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My Story-Continued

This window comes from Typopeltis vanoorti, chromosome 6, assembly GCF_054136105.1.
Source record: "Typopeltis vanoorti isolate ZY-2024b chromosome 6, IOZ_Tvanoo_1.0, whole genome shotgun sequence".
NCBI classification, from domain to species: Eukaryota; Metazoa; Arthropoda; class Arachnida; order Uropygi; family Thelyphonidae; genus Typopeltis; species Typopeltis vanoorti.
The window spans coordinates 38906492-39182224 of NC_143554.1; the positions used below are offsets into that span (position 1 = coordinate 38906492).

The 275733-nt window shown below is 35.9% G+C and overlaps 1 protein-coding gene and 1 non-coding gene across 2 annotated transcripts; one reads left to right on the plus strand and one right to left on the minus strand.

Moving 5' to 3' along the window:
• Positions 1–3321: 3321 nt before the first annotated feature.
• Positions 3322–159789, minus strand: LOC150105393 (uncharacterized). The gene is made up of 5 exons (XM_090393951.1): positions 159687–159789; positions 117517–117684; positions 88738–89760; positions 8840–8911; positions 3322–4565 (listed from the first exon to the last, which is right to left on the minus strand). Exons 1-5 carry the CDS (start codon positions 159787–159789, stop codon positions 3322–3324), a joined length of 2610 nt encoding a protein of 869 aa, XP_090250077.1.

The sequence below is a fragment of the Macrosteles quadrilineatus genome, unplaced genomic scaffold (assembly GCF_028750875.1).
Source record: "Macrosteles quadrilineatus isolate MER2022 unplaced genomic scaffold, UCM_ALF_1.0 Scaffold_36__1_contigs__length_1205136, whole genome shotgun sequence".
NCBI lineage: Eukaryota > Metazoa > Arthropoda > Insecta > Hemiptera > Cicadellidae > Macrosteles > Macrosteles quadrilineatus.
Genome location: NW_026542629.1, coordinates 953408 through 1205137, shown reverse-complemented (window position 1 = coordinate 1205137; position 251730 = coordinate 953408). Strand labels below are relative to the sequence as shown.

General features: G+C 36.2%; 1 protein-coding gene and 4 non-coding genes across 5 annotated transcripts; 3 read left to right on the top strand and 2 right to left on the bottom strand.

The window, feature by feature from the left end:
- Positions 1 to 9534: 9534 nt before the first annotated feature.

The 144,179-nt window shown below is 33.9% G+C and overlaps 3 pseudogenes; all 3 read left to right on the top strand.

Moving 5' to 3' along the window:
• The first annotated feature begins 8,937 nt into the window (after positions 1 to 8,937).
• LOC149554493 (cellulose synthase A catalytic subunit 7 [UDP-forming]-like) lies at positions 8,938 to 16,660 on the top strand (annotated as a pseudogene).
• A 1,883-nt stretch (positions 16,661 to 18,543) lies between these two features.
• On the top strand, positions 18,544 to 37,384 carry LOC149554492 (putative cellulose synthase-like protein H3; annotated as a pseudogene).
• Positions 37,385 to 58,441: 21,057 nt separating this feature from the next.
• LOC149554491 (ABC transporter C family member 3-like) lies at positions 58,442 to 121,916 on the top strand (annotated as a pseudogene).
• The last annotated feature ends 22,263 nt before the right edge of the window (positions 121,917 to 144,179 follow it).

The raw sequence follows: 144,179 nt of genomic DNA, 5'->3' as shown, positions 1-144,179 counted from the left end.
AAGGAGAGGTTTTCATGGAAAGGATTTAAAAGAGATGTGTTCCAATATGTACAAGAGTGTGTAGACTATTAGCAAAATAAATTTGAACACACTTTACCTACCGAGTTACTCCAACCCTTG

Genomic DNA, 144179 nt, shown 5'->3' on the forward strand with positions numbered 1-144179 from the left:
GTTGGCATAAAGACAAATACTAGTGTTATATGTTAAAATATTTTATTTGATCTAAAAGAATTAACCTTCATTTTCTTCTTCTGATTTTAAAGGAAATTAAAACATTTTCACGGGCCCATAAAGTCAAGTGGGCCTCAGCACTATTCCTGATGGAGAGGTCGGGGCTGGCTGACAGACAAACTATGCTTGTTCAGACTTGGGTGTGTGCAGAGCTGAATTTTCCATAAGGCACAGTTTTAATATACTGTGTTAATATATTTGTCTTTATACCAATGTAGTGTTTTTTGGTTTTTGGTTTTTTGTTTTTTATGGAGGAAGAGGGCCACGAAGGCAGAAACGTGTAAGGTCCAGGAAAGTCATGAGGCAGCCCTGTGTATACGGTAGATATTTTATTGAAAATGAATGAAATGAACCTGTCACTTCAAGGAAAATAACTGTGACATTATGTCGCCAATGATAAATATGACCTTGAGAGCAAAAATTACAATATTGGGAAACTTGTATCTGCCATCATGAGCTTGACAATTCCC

I was told that it could take up to 12 months for the pain to subside following surgery to release the entrapped Pudendal Nerve and that some medication would still be required, with the aim of this decreasing throughout this time. As I wanted to give my body the best possible chance of a positive outcome I took time off work, and at the 5 month mark I was told I could begin reducing my medications. That was in April of 2010. I returned to work part-time as an National Exam Invigilator, which was a one-off position for a few hours over 3 days over a two week period. Following a successful outcome with the return to work, I interviewed for an Online Educator, teaching Cert 111 in School Support, and obtained this position. The  position was a 9-5 pm office job, quite a drastic change from teaching Gifted students in a Primary School and I thought this role would be an easier and less stressful position  than my previous work. However, the pay was nearly $30,000 per annum less that I was previously earning. The position was also located in my suburb which originally meant I could walk to work, but before I left I was having to drive to work in an attempt to reduce my pain levels. My employers were not aware of my diagnosed condition, although I had let them know of a previous back injury, for which I had set up my desk ergonomically. Trying to discuss my illness, with its very intimate and somewhat embarrassing symptoms, has been something that I have struggled with. I am still trying to come to terms with it and am working persistently on my personal acceptance of this dreaded condition. I eventually found that providing information from the internet in a typed format was successful for me. I began with my family and close friends. Even those close to me did not realise the extent of the pain, nor how it fully immobilized me, when at its worst. Unfortunately during a flare up, it is not only the nervous system that is affected but due to the nerve’s location, both my bowel and bladder, are significantl impacted. I have never been very good at asking for help and was often told that I was “too independent for my own good” but that was how I preferred life. I have also not displayed wisdom in acknowledging and listening to my body, especially when it has attempted to tell me that rest was required. I was ignorant and would push on, when really I should have been listening to my medical team who suggested that perhaps I was ‘doing’ and ‘pushing’ just a little too hard. Internally I could her my inner voice screaming out for someone to give me the okay to be still and acknowledge that all was not well.